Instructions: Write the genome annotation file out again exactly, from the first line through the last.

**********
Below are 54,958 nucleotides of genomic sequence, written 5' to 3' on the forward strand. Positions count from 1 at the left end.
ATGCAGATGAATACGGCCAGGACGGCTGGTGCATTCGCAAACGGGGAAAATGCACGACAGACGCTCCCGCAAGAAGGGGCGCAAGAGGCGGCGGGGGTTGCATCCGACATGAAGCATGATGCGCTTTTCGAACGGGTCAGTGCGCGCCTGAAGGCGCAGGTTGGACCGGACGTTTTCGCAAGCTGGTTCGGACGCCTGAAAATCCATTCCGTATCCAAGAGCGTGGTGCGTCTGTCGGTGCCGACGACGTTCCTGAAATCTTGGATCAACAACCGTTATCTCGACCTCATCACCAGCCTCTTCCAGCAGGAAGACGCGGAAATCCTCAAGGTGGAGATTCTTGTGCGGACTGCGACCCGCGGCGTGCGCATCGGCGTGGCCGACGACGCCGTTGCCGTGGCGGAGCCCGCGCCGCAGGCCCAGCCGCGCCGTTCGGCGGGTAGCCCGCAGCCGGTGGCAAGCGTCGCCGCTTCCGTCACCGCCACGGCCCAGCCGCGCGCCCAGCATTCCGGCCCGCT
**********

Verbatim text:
Below are 54,958 nucleotides of genomic sequence, written 5' to 3' on the forward strand. Positions count from 1 at the left end.
ATGCAGATGAATACGGCCAGGACGGCTGGTGCATTCGCAAACGGGGAAAATGCACGACAGACGCTCCCGCAAGAAGGGGCGCAAGAGGCGGCGGGGGTTGCATCCGACATGAAGCATGATGCGCTTTTCGAACGGGTCAGTGCGCGCCTGAAGGCGCAGGTTGGACCGGACGTTTTCGCAAGCTGGTTCGGACGCCTGAAAATCCATTCCGTATCCAAGAGCGTGGTGCGTCTGTCGGTGCCGACGACGTTCCTGAAATCTTGGATCAACAACCGTTATCTCGACCTCATCACCAGCCTCTTCCAGCAGGAAGACGCGGAAATCCTCAAGGTGGAGATTCTTGTGCGGACTGCGACCCGCGGCGTGCGCATCGGCGTGGCCGACGACGCCGTTGCCGTGGCGGAGCCCGCGCCGCAGGCCCAGCCGCGCCGTTCGGCGGGTAGCCCGCAGCCGGTGGCAAGCGTCGCCGCTTCCGTCACCGCCACGGCCCAGCCGCGCGCCCAGCATTCCGGCCCGCT